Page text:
With the new year upon us posts regarding health are widespread. Resolutions have begun, talk of parking further away and staying in the green aisles of the grocery store seem to whisper to our ears on every social media channel known to humans. Well this post will do the same. If you're looking to grab a few extra steps during your day, strap on the fitbit and let's head on out for a "waste walk."
What is a waste walk?
The waste walk is one of the best ways to train employees, reveal waste and discover opportunities to improve. Simply put it is a time where teams or individual's head to the gemba and look for waste. The waste walk can be a standard activity, planned event or a now and then practice. The only thing that is required for people to have during a waste walk is a basic understanding of the 8 forms of waste.
How to Perform a Waste Walk:
Before you can begin your waste walk you need to make sure that everyone is aware and understands the 8 forms of waste. A few ways that you can help people understand waste might be:
2. Once everyone has a good understanding of the 8 forms of waste you may want to consider establishing a standard time for activities such as waste walks to be performed. Setting a standard time will allow teams and individuals to plan for their waste walk. It will also help people to understand the importance of going to the gemba regularly. Along with establishing a standard time it can be very helpful to develop a spaghetti graph or a roadmap that charts the waste walk out. This will help you focus and can also be used on specific value streams or areas.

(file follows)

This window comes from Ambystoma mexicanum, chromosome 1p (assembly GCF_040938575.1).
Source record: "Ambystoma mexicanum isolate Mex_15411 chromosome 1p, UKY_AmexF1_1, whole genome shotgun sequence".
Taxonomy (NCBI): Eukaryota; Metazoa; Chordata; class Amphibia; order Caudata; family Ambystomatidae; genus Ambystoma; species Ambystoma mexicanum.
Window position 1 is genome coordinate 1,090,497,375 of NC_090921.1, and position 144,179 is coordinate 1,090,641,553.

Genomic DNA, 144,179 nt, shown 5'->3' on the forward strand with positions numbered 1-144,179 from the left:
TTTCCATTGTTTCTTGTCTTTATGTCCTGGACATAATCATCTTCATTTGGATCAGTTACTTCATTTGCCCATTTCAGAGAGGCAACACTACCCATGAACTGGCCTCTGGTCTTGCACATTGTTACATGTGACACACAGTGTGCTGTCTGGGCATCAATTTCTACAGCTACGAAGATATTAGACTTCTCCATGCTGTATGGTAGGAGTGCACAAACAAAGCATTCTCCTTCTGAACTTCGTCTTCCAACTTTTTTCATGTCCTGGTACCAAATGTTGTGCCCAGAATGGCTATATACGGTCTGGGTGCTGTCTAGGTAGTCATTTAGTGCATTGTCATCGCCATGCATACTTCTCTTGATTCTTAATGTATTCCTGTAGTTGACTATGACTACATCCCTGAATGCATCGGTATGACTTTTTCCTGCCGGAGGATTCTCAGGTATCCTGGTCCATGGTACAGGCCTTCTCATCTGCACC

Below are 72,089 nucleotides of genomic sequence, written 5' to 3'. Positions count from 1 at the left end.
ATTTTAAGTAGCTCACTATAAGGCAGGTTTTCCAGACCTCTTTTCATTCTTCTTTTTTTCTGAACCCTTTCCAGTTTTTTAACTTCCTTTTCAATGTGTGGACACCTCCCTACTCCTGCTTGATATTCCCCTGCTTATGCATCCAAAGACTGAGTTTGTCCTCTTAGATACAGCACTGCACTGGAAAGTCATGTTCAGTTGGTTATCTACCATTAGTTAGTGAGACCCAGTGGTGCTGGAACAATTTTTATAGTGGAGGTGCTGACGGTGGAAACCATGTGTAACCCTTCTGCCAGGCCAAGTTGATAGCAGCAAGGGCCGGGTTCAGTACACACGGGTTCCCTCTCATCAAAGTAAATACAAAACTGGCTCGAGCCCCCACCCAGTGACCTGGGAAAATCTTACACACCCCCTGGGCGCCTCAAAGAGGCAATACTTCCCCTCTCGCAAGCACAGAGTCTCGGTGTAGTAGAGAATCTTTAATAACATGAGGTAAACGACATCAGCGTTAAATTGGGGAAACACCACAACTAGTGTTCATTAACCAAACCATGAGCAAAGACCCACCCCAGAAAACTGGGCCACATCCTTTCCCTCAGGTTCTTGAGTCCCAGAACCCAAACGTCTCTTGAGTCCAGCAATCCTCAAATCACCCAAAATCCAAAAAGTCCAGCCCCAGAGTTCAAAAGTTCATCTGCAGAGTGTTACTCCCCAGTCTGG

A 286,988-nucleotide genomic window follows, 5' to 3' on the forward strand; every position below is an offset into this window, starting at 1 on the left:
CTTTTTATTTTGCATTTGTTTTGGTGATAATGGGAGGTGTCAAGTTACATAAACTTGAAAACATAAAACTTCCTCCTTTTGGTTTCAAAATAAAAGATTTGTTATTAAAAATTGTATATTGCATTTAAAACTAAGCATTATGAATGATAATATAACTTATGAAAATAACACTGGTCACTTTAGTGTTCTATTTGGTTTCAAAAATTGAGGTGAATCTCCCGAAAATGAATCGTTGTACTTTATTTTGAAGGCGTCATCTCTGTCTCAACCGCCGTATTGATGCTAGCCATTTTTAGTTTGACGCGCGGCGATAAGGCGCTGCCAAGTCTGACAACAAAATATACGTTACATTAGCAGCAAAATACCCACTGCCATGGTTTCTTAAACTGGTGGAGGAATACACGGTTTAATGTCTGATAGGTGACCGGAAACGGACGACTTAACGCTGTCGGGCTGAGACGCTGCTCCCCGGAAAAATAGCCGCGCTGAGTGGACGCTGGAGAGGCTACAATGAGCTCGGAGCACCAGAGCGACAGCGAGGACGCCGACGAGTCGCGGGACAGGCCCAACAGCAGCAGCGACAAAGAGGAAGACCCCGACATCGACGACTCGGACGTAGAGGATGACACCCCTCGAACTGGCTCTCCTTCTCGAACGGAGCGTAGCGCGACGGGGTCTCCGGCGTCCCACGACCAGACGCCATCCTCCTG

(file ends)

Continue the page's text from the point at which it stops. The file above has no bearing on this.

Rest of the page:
3. While you walk the area/value stream look for as many forms of waste as you can. Take a moment to write down every form of waste that you find. Be sure to be very specific, every form of waste is an opportunity for improvement.
4. Prioritize your list and select forms of waste that can be removed right away. If there are other forms of waste that need analysis place them on a suggestion form or a kaizen paper.
Waste walks are a very easy way to discover waste and develop lean thinking minds. As you begin to walk value streams or areas daily you will learn to see and act on even the most intricate forms of waste. This type of approach drives kaizen (small, incremental) improvements. Whether it's a lean journey or a new year's resolution taking a regular waste walk will certainly add to your lean vision.
Jesse Allred - firstname.lastname@example.org
Lean manufacturing offers a number of tools and strategies to complete projects, streamline processes, identify wastes, and improve efficiency. One tool that’s often overlooked is the project management concept known as the Obeya room.
Obeya, sometimes spelled Oobeya, is a Japanese term translating to the "big room." These physical rooms utilize visual management and collaboration to ensure projects are seen through completion and in a timely manner. Using posters, charts, and graphs allows everyone who enters the room to quickly understand thought processes, plans, and offers a space for people to review the relevant information easily. An Obeya room is a great area for managers, workers, and planners to get in the zone when working on projects. Obeya rooms foster an environment that will help keep the project on track.